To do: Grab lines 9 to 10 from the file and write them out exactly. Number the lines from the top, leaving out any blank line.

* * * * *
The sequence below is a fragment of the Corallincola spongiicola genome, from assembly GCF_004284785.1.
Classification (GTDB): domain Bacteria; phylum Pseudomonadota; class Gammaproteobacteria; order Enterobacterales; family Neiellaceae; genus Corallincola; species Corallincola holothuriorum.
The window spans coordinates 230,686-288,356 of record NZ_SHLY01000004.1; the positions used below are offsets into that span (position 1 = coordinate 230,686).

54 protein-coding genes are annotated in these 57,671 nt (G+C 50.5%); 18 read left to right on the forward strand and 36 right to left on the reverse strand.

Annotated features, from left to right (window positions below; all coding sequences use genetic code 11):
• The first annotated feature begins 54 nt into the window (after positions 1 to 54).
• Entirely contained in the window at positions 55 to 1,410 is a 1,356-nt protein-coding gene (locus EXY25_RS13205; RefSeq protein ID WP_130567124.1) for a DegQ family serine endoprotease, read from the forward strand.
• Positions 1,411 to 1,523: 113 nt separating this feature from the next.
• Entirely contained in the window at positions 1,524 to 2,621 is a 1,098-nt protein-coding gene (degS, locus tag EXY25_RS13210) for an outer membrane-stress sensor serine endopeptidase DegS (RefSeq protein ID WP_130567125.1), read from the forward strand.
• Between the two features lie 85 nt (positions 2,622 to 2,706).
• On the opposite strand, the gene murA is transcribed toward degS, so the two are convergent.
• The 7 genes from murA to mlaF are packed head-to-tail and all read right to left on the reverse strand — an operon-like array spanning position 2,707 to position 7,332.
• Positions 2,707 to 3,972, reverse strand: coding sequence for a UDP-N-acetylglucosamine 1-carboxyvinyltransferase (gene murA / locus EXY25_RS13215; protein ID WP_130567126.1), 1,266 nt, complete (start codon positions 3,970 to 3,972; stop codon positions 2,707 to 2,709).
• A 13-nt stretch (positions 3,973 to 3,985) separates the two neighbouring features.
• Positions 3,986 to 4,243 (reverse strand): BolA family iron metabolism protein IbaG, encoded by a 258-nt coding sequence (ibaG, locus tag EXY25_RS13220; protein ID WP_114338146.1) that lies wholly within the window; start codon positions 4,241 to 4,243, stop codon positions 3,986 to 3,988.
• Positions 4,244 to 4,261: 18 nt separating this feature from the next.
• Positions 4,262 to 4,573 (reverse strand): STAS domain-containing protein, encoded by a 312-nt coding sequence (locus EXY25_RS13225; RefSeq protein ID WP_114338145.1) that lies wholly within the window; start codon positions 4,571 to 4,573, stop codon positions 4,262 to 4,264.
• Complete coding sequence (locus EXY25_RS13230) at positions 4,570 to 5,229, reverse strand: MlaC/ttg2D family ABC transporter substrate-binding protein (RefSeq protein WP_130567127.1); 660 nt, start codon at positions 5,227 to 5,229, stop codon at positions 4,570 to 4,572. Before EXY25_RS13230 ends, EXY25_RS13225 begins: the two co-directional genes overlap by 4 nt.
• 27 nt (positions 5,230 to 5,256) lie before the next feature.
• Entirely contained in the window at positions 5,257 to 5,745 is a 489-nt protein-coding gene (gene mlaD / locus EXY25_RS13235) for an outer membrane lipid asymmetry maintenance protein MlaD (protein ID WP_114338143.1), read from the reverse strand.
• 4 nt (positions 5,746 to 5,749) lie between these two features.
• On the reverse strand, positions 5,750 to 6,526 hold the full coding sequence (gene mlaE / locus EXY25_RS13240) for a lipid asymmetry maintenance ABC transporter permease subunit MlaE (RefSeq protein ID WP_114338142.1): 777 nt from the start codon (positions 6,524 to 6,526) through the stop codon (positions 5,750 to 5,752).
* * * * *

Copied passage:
• Entirely contained in the window at positions 1,524 to 2,621 is a 1,098-nt protein-coding gene (degS, locus tag EXY25_RS13210) for an outer membrane-stress sensor serine endopeptidase DegS (RefSeq protein ID WP_130567125.1), read from the forward strand.
• Between the two features lie 85 nt (positions 2,622 to 2,706).